Henry Ford’s Model T revolutionized the automobile industry. In 1909, the famed industrialist announced that he would build a new kind of car, one that would “ be constructed of the best materials, by the best men to be hired, after the simplest designs that modern engineering can devise. But it will be so low in price that no man making a good salary will be unable to own one – and enjoy with his family the blessing of hours of pleasure in God's great open spaces.”
That announcement inspired a mixture of excitement and scrutiny. At that time, only a select few had their own automobile. While many more would have loved to have one, it just didn’t seem like an option. Cars were expensive. Each part was handcrafted and unique to the vehicle. But that all changed when Ford introduced his factory-line approach and interchangeable parts.
Within a few years, the car transformed from an exclusive luxury item to a common sight around town.
Onset of Computerized Trucks
Innovations like this continued throughout the 20th century, and today’s standard semi truck would be unrecognizable to Rudolf Diesel. While the inventor’s first diesel engine ran at staggering efficiency for the time (75%), modern fuel injections, hydraulics, environmentally-friendly technologies have made trucking a sustainable industry.
Pushing the technological envelope even further, some manufacturers now install computer software into their vehicles. The MIT Technology Review’s article “10-4, Good Computer: Automated System Lets Trucks Convoy as One” highlights one of the most anticipated upcoming technologies: driverless truck automation.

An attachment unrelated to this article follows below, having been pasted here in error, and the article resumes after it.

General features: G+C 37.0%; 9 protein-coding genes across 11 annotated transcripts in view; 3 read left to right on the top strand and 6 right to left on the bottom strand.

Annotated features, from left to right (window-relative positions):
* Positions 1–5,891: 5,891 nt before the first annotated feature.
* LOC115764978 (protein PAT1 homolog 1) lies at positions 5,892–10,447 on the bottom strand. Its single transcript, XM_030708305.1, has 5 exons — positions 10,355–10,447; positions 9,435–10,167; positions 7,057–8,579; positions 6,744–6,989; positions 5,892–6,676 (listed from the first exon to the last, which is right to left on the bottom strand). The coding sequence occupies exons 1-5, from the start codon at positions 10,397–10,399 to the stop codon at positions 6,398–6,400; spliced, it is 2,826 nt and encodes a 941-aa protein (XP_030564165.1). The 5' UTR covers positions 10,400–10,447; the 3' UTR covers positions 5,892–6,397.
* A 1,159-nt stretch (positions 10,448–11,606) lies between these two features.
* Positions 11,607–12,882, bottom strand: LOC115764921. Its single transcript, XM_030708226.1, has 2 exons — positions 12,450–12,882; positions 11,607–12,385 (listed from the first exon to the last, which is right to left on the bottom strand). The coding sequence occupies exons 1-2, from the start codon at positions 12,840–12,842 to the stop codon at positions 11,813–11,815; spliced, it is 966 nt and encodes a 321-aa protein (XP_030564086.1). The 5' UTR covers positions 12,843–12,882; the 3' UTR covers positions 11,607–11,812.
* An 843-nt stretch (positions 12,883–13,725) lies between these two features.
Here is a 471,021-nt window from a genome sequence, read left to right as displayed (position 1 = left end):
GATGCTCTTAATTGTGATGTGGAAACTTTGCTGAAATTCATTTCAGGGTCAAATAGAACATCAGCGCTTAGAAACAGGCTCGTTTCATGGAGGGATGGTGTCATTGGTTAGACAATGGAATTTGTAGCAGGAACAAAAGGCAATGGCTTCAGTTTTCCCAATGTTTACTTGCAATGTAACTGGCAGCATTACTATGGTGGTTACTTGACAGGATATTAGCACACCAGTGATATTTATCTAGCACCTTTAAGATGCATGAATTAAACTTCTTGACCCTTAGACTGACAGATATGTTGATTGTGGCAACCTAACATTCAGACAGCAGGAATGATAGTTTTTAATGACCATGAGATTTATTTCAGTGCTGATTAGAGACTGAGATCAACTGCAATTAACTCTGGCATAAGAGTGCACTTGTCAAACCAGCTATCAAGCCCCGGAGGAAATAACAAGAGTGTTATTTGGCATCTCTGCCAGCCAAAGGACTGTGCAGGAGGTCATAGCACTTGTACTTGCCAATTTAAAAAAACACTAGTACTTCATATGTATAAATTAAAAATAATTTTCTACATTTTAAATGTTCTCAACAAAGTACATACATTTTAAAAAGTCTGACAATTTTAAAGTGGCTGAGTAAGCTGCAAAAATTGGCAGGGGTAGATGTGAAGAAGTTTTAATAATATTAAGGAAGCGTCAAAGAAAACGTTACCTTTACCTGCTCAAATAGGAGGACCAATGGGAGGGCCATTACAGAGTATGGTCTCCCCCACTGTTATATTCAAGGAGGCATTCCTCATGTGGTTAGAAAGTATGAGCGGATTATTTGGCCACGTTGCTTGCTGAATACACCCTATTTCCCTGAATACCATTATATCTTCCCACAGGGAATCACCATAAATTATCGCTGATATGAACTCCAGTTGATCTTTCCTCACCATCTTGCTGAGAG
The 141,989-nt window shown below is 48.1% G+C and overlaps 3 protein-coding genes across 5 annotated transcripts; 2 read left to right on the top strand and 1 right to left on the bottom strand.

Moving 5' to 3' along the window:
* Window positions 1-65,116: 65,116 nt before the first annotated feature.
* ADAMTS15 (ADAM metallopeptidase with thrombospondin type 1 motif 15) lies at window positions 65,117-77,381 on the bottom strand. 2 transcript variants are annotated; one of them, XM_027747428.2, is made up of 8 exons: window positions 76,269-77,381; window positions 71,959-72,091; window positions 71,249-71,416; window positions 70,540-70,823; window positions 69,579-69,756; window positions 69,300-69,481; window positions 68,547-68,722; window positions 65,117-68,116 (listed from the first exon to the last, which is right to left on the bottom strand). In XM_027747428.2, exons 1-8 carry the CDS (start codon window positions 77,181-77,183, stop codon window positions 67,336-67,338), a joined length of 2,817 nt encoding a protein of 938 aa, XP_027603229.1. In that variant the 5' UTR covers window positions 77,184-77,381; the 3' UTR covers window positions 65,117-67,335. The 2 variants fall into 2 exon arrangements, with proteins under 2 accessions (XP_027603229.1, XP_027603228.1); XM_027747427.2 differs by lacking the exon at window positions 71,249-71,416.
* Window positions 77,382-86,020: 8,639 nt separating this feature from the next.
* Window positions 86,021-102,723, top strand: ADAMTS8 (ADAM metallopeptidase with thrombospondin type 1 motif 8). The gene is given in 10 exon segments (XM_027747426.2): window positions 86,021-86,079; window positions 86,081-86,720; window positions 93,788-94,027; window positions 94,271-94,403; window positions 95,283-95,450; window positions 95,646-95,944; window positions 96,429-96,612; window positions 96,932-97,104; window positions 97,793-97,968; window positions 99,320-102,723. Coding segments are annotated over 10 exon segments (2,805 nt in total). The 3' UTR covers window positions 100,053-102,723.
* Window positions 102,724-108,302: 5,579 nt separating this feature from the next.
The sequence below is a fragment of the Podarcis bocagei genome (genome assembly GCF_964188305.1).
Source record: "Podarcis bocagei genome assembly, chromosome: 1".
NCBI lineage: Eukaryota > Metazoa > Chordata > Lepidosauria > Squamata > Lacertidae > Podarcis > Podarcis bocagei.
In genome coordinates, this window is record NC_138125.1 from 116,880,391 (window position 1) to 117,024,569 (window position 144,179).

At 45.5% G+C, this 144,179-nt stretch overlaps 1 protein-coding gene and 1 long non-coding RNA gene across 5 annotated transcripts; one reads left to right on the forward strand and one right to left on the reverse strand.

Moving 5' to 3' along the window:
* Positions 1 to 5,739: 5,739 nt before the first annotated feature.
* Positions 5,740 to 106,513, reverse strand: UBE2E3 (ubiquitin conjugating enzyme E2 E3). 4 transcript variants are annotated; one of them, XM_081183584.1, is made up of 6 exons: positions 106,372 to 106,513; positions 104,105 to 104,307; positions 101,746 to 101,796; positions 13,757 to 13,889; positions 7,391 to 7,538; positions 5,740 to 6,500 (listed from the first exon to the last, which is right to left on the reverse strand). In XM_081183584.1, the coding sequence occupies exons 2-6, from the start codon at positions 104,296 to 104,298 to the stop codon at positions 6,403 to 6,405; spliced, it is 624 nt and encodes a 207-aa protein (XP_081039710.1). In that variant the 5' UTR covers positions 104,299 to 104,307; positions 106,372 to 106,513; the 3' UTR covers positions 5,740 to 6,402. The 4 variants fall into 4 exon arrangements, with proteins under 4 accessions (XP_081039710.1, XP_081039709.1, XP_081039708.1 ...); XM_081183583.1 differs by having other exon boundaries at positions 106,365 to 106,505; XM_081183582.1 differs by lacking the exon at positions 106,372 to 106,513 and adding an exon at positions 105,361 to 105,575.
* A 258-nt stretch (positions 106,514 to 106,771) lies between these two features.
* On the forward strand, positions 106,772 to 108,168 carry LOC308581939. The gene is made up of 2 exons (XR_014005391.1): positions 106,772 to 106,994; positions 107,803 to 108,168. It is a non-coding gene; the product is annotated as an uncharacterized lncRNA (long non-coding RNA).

In this prototype, a traditional driver controls the lead truck while an automated truck trails close behind. A computer controls the second truck, forcing it to mirror the lead truck’s actions. When the driver presses on the breaks, both trucks slow. Separated by just a few feet, the trucks’ movements seem in sync.
While full automation is years away, modern mechanics already tackle aspects of the technology as they work on diesel engines.
What This Means for Mechanics
Mechanics have had to evolve along with the trucking industry. The way that we maintain engines now would seem alien to a mechanic from a generation ago. Back then, they had to undertake each task by hand. Therefore, diagnosing the vehicle’s problem took about as much time as it did to fix it.
On the other hand, many modern mechanics rely on computers to help diagnose system failures in trucks containing microprocessors. This automated diagnosis means mechanics save time, money, and energy during the repair and maintenance process. That isn’t to say that today’s mechanics don’t roll up their sleeves and directly interact with the trucks engine, breaks, HVAC, and other components. This modern addition is simply another element to improve the profession.
Industry’s Need to Keep Up with Demand
According to the United States’ Bureau of Labor Statistics 2010 statistic, diesel mechanics should expect their industry to grow 15% by 2015. We are in the middle of that surge right now. Because of the increasingly large freight loads trucking companies must transport, they need more trucks. Manufacturers will create new models, and companies will require outdated vehicles to be modernized to fit environmental regulations and company-wide standards.
But as anyone who works with automobiles knows too well, more trucks mean more repairs. To keep up with that demand, the trucking industry continually seeks out qualified mechanics. Whether you have experience maintaining trucks on a military base or have a degree in the field, your experience and mechanical aptitude could help shape the future of the industry and keep our roads safe.
If you are interested in taking part in a career where you can work with your hands while refining your computer skills, this may be the position for you. The field’s constant adaptation and evolution is an exciting prospect for anyone who is intrigued by automobiles or even technology in general. To learn more, keep an eye out for future blogs about the trucking industry or contact a mentor online.